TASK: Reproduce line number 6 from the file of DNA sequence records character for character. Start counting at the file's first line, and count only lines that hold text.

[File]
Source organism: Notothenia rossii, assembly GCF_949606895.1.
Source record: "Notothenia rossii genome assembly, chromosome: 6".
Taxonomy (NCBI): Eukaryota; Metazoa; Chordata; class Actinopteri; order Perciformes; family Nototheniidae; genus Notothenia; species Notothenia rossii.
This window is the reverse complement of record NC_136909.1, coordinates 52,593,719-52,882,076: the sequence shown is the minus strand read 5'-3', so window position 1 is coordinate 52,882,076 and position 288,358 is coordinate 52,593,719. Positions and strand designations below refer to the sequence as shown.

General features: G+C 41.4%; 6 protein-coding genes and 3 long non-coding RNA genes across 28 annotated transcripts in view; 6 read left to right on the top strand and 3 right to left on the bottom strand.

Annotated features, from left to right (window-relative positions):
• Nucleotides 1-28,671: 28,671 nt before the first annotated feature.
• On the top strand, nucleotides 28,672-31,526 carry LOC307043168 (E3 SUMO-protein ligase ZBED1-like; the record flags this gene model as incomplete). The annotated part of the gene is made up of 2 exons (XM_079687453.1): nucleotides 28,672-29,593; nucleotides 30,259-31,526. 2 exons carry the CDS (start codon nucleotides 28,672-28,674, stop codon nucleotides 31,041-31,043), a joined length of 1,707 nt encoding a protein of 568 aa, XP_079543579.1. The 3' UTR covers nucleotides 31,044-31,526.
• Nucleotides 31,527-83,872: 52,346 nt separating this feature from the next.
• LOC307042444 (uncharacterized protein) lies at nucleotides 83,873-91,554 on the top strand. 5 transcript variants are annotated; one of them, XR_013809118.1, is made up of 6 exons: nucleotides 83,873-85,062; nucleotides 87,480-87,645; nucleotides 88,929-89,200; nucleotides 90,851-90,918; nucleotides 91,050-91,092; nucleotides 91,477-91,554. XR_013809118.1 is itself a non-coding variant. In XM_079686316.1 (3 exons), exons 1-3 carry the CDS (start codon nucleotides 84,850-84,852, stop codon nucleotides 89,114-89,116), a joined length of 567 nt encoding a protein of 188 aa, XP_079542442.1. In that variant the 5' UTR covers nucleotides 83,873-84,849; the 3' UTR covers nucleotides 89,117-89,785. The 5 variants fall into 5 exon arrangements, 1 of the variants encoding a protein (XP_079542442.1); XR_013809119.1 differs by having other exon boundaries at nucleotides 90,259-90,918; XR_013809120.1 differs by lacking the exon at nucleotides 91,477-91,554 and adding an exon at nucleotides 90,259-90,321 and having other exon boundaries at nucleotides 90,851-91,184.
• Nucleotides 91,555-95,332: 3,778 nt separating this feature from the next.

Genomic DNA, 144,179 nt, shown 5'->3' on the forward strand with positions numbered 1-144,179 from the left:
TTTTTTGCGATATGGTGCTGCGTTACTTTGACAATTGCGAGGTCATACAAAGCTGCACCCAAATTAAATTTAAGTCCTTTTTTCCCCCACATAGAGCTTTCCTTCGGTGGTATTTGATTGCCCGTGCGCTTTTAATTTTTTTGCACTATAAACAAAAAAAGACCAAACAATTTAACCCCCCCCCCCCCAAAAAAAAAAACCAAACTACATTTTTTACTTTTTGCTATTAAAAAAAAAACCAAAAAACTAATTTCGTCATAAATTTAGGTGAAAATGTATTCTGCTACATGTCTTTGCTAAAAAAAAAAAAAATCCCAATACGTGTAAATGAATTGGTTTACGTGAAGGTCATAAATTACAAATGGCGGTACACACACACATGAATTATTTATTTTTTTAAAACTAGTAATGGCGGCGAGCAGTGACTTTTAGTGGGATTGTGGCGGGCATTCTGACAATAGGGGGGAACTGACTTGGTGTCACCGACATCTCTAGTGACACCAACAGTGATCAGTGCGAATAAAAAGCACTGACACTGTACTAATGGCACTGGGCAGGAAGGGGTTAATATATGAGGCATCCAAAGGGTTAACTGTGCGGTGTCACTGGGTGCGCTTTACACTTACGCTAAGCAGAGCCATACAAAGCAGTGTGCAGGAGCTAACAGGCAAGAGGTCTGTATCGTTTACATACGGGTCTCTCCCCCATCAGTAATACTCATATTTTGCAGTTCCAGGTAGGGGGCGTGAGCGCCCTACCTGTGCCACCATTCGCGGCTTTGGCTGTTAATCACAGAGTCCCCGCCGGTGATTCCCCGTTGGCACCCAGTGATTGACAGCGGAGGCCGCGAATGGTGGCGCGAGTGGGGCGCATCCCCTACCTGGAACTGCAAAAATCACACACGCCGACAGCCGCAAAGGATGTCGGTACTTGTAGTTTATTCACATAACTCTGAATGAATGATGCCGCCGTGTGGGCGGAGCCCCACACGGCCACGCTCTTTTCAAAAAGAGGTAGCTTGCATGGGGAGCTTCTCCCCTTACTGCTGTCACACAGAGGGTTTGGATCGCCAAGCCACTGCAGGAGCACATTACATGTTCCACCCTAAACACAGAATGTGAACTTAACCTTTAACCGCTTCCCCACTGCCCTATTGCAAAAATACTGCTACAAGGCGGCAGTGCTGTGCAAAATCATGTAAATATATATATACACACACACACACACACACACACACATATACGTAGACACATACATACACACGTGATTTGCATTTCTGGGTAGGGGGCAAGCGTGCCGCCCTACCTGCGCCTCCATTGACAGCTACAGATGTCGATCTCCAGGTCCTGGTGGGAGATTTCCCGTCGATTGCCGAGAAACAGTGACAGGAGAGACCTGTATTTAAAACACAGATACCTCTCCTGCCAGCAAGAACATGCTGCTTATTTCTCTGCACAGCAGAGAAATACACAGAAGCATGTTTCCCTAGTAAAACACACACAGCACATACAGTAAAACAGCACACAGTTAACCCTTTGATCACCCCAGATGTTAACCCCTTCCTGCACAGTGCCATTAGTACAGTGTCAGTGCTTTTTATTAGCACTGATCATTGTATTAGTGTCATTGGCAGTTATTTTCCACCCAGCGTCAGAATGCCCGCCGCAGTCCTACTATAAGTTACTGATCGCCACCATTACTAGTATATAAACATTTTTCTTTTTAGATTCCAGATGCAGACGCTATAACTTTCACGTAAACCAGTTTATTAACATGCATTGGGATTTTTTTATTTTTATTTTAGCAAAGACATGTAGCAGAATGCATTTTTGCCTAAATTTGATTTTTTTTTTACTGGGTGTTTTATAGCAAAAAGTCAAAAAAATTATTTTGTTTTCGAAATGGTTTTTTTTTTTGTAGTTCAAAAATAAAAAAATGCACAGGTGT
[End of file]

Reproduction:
Annotated features, from left to right (window-relative positions):